The 2018 COSAFA Women’s Championship will provide much needed international competition and a chance to be crowned regional queens when the tournament is staged in the South African coastal city of Port Elizabeth from September 12-22. South Africa are the defending champions after lifting the trophy in a thrilling tournament in Zimbabwe last year, and along with Zambia will use this event as a build-up to the African Women’s Championship that will be held in Ghana in November.
“We are set to have an exciting field containing the best of our region and it shows once more the tremendous growth of the women’s game among our members.” The 2018 COSAFA Women’s Championship is set to again have a field of 12 teams this year, with invitations sent out to guest nations to add spice to what is already a high-quality field.
Aside from South Africa and Zambia, also to compete are 2016 Olympic Games finalists Zimbabwe, along with Botswana, Lesotho, Madagascar, Malawi, Mozambique, Namibia and Swaziland. The 2 invitation nations will be confirmed by the end of this week. The draw for the competition will take place on Wednesday, August 29 and will see the 12 teams split into three groups each containing four sides.
The top team in each pool will advance to the semifinals along with the best-placed runners-up. There will be two stadiums used, the 10,000-seater Wolfson Stadium and the more intimate Gelvandale Stadium. Women’s football has seen a huge surge in popularity around the world in recent years and Southern Africa is no different, with ever more teams sprouting up at club level.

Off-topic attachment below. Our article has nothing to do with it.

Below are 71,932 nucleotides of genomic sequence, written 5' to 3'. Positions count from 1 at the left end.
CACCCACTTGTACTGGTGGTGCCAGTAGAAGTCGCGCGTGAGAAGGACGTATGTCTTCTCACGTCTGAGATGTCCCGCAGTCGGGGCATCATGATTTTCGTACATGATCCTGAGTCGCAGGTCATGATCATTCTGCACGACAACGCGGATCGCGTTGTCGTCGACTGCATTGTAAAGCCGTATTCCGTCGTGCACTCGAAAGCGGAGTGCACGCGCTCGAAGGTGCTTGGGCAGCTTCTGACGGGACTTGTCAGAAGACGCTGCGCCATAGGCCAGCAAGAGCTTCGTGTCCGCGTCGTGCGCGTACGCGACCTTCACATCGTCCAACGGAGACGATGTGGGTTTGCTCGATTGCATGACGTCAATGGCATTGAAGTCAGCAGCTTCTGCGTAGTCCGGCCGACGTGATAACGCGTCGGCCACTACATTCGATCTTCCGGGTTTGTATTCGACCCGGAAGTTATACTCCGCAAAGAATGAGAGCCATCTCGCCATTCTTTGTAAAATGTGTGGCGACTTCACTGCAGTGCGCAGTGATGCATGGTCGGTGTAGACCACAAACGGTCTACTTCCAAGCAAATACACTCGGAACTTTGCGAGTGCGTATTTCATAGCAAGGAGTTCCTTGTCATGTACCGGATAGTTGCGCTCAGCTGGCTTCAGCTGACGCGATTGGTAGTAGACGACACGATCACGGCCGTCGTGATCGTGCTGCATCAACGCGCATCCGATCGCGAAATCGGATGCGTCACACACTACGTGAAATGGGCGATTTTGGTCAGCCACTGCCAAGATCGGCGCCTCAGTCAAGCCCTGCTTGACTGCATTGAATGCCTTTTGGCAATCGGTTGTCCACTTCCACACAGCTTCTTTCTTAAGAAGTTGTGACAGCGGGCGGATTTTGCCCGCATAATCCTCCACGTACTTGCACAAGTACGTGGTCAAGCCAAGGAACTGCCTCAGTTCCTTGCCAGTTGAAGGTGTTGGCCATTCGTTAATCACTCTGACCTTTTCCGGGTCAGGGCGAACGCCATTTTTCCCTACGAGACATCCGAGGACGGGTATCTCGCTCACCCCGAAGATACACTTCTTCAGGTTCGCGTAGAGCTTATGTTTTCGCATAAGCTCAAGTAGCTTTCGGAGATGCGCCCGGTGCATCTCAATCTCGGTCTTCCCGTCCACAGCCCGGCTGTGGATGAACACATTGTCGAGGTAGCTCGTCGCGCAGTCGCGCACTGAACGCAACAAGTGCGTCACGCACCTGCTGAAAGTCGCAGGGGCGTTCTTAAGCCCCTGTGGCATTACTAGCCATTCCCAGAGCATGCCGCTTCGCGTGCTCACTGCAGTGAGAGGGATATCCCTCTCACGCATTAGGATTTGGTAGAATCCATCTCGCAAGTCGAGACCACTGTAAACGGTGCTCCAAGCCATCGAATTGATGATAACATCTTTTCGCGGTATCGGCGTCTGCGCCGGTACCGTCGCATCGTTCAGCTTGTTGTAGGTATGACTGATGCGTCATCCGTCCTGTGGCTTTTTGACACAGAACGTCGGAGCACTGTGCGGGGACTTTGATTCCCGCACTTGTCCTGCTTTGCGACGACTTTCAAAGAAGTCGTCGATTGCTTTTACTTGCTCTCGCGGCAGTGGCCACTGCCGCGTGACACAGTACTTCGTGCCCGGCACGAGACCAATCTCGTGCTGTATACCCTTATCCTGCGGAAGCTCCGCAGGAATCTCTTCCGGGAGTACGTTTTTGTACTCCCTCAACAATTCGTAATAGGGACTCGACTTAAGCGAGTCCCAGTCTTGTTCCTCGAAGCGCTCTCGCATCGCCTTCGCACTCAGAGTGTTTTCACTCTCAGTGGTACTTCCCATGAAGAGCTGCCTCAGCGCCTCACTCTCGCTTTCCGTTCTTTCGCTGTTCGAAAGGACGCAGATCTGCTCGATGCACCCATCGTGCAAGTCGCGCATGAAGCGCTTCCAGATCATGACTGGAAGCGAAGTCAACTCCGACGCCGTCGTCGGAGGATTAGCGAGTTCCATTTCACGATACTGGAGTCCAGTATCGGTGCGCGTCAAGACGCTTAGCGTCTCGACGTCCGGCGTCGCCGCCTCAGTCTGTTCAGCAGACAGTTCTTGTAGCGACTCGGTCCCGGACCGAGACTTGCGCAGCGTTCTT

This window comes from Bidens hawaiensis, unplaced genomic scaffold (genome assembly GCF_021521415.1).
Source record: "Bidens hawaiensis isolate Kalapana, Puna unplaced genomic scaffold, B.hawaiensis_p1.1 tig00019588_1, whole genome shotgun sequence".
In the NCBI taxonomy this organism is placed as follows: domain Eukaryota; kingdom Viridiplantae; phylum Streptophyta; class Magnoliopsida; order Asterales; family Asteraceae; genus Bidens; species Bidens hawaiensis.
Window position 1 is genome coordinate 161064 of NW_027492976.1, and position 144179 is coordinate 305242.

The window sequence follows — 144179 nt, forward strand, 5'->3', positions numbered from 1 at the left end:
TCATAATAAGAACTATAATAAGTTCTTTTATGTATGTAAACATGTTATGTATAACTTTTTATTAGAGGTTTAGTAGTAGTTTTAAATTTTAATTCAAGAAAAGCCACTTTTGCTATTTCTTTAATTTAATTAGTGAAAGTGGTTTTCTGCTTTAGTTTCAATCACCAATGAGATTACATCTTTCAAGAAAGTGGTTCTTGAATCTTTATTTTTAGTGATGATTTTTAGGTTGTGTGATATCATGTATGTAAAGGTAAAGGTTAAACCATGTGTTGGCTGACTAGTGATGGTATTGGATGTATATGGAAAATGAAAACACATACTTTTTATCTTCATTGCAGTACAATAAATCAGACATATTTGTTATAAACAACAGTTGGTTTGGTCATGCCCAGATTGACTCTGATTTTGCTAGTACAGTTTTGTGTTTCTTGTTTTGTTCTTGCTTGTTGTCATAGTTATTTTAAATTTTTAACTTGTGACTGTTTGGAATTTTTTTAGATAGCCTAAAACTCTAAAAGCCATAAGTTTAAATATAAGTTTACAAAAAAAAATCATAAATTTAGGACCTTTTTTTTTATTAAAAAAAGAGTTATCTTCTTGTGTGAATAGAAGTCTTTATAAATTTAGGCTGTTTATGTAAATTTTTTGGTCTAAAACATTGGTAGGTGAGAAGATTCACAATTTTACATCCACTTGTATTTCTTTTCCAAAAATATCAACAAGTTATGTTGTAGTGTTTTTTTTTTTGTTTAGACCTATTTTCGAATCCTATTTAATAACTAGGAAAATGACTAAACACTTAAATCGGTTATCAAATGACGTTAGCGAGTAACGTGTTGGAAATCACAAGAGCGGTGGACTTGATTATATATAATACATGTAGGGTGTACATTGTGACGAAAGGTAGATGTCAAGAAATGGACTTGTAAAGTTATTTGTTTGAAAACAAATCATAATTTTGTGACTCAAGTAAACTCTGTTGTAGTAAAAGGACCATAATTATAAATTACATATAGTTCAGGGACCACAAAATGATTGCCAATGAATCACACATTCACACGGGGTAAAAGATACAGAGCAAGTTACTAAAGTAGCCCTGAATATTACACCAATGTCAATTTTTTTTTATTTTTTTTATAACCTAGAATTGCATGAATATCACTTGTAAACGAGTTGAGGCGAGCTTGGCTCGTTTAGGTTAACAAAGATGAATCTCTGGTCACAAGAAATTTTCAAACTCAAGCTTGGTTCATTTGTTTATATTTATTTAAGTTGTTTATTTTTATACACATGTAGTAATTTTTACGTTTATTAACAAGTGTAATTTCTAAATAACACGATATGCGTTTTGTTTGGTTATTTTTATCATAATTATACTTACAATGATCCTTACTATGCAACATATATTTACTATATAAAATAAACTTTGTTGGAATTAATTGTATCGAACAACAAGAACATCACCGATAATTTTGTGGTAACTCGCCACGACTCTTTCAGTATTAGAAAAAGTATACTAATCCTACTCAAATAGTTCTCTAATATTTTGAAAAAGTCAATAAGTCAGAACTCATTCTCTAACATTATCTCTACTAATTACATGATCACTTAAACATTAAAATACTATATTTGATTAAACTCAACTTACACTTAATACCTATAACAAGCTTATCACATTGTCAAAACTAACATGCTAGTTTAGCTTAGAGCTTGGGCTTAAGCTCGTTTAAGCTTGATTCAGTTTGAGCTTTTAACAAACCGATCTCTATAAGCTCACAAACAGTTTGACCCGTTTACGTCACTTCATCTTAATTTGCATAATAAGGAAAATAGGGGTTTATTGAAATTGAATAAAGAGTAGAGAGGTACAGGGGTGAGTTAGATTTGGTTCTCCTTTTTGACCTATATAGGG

The first COSAFA Women’s Championship was held in Zimbabwe in 2002 and was won by South Africa, who beat their hosts 2-1 in the final. Four years later and the South Africans triumphed again at the finals in Zambia, when they beat Namibia 3-1 in the decider. South Africa then made it three in a row when they beat Zimbabwe in the finals of the 2008 tournament in Malange, Angola. Zimbabwe then claimed the title in 2011, when they also acted as hosts, defeating South Africa 1-0 in the final. Banyana Banyana got their revenge in Bulawayo 12 months ago though as they ran out 2-1 winners, their fourth trophy win in five events.